World reaction was swift but seen as ineffective. Many newspapers condemned Kristallnacht. The United States recalled its ambassador, while other governments severed diplomatic relations with Germany in protest. England approved the Kindetransport program for refugee children, which would afford two of my aunts an opportunity to leave Germany.
Many within my own family had already fled to the United States and elsewhere. Others would be caught by the trauma and uncertainty that Kristallnacht would impart. Indeed, for some it would be too late, as in the case of my grandparents. Despite the efforts of my mother and her siblings to secure their safe passage, the options were few and time would prove sadly not to be on their side.
My grandfather, Salomon Windmueller, for whom I am named, had already met his fate by resisting the Nazis some three years earlier. Yet, some 150 members of my family would perish at the hands of the Nazis.
There would be witnesses to the events of the 9th of November; here is one such righteous individual:
On November 9, 1938, the full fury of the Nazi barbarism burst upon the Jewish people. …Not all non-Jewish Germans approved of the persecutions. One among them was a storekeeper Paul Krick. Horror stricken, Krick forced his 13 year-old son, Hugo, from his bed to witness what was being done to their Jewish neighbors across the street. There, two elderly women were abused and driven out of their home, and their house was demolished. …His memories led him to dedicate his life to finding the surviving victims of the Holocaust from his home community of Beckum. …But as a result of his sincere efforts, Hugo Krick succeeded in finally reaching and corresponding with all surviving former Jewish citizens of Beckum and their descendants…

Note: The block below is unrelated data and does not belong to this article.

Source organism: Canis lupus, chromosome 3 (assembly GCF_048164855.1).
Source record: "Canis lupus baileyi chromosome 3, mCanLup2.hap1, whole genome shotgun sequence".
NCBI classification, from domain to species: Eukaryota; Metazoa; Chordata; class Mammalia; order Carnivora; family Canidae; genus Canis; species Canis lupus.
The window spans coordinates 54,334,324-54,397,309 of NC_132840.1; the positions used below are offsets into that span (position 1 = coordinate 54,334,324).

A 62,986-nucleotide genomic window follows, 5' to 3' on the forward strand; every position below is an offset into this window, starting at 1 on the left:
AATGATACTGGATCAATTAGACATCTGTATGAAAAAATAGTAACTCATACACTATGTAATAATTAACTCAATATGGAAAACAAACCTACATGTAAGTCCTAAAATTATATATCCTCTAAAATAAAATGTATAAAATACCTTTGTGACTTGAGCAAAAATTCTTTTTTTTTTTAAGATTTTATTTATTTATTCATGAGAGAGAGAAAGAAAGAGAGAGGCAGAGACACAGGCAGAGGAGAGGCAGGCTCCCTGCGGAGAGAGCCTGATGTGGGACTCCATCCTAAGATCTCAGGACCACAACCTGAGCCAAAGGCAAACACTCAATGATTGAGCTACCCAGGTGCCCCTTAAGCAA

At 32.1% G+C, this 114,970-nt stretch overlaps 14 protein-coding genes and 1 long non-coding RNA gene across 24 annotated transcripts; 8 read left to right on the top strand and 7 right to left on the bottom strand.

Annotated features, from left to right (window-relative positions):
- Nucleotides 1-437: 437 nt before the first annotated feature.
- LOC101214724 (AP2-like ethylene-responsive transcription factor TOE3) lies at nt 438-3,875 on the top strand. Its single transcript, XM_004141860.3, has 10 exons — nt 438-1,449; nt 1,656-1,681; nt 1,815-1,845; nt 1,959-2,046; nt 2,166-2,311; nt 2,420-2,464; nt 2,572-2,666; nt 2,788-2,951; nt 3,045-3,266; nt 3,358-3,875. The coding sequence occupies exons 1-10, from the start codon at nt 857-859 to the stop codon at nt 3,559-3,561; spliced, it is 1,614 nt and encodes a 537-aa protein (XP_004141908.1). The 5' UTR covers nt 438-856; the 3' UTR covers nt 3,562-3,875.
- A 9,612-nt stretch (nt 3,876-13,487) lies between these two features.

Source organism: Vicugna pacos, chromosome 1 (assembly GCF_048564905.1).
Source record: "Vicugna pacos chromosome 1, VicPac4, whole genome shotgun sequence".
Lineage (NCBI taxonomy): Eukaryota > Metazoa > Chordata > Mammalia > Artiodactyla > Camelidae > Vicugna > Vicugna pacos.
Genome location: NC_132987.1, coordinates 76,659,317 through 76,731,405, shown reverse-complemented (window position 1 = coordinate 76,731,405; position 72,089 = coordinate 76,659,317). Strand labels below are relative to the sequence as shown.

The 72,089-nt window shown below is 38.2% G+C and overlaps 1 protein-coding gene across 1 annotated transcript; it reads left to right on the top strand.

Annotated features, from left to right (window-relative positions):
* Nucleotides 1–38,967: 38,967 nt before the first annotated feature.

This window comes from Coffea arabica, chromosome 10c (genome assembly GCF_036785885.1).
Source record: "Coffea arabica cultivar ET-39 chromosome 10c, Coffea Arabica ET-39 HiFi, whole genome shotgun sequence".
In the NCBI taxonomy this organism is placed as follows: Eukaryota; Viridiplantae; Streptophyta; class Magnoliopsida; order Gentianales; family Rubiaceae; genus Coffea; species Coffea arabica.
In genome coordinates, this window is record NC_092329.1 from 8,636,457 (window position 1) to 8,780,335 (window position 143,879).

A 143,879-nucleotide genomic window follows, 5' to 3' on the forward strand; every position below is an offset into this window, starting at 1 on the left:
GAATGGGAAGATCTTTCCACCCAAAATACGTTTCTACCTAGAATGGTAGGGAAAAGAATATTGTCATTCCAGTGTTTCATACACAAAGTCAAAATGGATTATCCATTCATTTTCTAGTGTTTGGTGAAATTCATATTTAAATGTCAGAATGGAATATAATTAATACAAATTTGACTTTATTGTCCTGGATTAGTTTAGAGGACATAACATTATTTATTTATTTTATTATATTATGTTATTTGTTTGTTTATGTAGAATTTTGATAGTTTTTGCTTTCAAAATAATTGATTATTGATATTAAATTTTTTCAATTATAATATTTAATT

Hugo Krick, who has passed away, would write, “My work … will be directed toward not to forget our Jewish compatriots, mainly not the immeasurable horror and injustice perpetrated against them in our country. I am succeeding through lectures I’m giving to groups and through articles…to make the people understand the whole scope of the terrible Nazi crimes.”
Now 80 years later, how do we best understand this event in the context of the Shoah and beyond? At a time when Jews are once again being targeted, how do we not allow these contemporary expressions of hate and anti-Semitism to minimize and marginalize Kristallnacht and the broader events that defined the Nazi period of 1933-1945? Current anti-Semitism, at least in this country, is selective, non-state directed and indiscriminate. Kristallnacht and the “Final Solution” served the interests of the German state; clearly this attack was directed to impact a broad segment of Germany’s Jews, in advance of Hitler’s plan to liquidate European Jewry.
On the occasion of the 80th anniversary, there are many ceremonies planned both in Germany and across the Jewish world. In some measure these moments of reflection ought to be about the victims.
As Arthur Kurzweil wrote:
It is not enough to know that ‘the Jews’ were killed, or that ‘six million were murdered’… We must try and find out who they were, these people of ours. We must know their names and their fates. There are no gravestones for them. Our knowledge of them might be their finest memorial.
Dr. Steven Windmueller is the Rabbi Alfred Gottschalk Emeritus Professor of Jewish Communal Service at the Jack H. Skirball Campus of HUC-JIR, Los Angeles. His writings can be found on his website, www.thewindreport.com.